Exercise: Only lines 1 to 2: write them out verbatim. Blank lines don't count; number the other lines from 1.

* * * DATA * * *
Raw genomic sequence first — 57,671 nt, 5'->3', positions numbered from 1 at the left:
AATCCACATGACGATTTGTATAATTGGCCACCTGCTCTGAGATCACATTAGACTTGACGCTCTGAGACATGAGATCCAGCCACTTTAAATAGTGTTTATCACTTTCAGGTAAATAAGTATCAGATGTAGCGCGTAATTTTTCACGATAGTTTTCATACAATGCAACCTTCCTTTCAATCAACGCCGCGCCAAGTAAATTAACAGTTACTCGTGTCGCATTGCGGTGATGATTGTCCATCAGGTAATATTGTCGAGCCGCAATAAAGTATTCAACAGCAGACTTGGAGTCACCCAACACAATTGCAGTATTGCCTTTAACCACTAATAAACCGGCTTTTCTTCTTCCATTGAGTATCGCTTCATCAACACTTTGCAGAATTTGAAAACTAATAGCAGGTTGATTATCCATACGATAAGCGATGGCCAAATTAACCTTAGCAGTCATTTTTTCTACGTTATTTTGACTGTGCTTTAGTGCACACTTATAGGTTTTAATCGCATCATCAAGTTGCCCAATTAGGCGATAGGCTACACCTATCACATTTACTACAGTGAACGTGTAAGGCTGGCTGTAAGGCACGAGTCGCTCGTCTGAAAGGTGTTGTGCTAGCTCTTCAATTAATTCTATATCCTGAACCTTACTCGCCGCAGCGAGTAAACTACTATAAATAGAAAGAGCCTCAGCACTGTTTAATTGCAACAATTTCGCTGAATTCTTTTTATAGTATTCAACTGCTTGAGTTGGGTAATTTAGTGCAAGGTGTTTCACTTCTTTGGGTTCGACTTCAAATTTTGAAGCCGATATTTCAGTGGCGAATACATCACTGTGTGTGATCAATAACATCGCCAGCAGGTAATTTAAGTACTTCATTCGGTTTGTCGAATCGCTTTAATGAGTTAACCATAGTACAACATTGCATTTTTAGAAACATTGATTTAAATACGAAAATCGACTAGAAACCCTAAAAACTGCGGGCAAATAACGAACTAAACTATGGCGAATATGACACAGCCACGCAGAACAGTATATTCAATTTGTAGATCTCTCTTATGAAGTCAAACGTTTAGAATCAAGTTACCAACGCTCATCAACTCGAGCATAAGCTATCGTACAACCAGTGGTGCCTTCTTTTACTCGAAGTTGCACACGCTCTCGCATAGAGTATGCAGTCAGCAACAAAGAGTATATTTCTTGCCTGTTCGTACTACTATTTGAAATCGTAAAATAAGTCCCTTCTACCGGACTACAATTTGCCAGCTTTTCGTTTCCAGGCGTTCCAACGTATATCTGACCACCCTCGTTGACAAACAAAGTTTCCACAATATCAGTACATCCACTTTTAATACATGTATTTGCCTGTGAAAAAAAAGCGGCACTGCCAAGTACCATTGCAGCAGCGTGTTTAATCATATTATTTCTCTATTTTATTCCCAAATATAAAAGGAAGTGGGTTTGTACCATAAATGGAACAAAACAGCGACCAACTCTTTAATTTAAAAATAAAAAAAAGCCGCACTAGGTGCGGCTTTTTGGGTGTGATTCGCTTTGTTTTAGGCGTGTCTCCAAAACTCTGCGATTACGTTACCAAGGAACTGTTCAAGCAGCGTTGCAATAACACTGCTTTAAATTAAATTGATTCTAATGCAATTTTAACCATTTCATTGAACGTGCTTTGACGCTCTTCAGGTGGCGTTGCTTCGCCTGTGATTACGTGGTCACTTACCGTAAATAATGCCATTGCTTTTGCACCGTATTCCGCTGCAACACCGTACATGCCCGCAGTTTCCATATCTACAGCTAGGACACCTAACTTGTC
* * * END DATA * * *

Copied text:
Raw genomic sequence first — 57,671 nt, 5'->3', positions numbered from 1 at the left:
AATCCACATGACGATTTGTATAATTGGCCACCTGCTCTGAGATCACATTAGACTTGACGCTCTGAGACATGAGATCCAGCCACTTTAAATAGTGTTTATCACTTTCAGGTAAATAAGTATCAGATGTAGCGCGTAATTTTTCACGATAGTTTTCATACAATGCAACCTTCCTTTCAATCAACGCCGCGCCAAGTAAATTAACAGTTACTCGTGTCGCATTGCGGTGATGATTGTCCATCAGGTAATATTGTCGAGCCGCAATAAAGTATTCAACAGCAGACTTGGAGTCACCCAACACAATTGCAGTATTGCCTTTAACCACTAATAAACCGGCTTTTCTTCTTCCATTGAGTATCGCTTCATCAACACTTTGCAGAATTTGAAAACTAATAGCAGGTTGATTATCCATACGATAAGCGATGGCCAAATTAACCTTAGCAGTCATTTTTTCTACGTTATTTTGACTGTGCTTTAGTGCACACTTATAGGTTTTAATCGCATCATCAAGTTGCCCAATTAGGCGATAGGCTACACCTATCACATTTACTACAGTGAACGTGTAAGGCTGGCTGTAAGGCACGAGTCGCTCGTCTGAAAGGTGTTGTGCTAGCTCTTCAATTAATTCTATATCCTGAACCTTACTCGCCGCAGCGAGTAAACTACTATAAATAGAAAGAGCCTCAGCACTGTTTAATTGCAACAATTTCGCTGAATTCTTTTTATAGTATTCAACTGCTTGAGTTGGGTAATTTAGTGCAAGGTGTTTCACTTCTTTGGGTTCGACTTCAAATTTTGAAGCCGATATTTCAGTGGCGAATACATCACTGTGTGTGATCAATAACATCGCCAGCAGGTAATTTAAGTACTTCATTCGGTTTGTCGAATCGCTTTAATGAGTTAACCATAGTACAACATTGCATTTTTAGAAACATTGATTTAAATACGAAAATCGACTAGAAACCCTAAAAACTGCGGGCAAATAACGAACTAAACTATGGCGAATATGACACAGCCACGCAGAACAGTATATTCAATTTGTAGATCTCTCTTATGAAGTCAAACGTTTAGAATCAAGTTACCAACGCTCATCAACTCGAGCATAAGCTATCGTACAACCAGTGGTGCCTTCTTTTACTCGAAGTTGCACACGCTCTCGCATAGAGTATGCAGTCAGCAACAAAGAGTATATTTCTTGCCTGTTCGTACTACTATTTGAAATCGTAAAATAAGTCCCTTCTACCGGACTACAATTTGCCAGCTTTTCGTTTCCAGGCGTTCCAACGTATATCTGACCACCCTCGTTGACAAACAAAGTTTCCACAATATCAGTACATCCACTTTTAATACATGTATTTGCCTGTGAAAAAAAAGCGGCACTGCCAAGTACCATTGCAGCAGCGTGTTTAATCATATTATTTCTCTATTTTATTCCCAAATATAAAAGGAAGTGGGTTTGTACCATAAATGGAACAAAACAGCGACCAACTCTTTAATTTAAAAATAAAAAAAAGCCGCACTAGGTGCGGCTTTTTGGGTGTGATTCGCTTTGTTTTAGGCGTGTCTCCAAAACTCTGCGATTACGTTACCAAGGAACTGTTCAAGCAGCGTTGCAATAACACTGCTTTAAATTAAATTGATTCTAATGCAATTTTAACCATTTCATTGAACGTGCTTTGACGCTCTTCAGGTGGCGTTGCTTCGCCTGTGATTACGTGGTCACTTACCGTAAATAATGCCATTGCTTTTGCACCGTATTCCGCTGCAACACCGTACATGCCCGCAGTTTCCATATCTACAGCTAGGACACCTAACTTGTC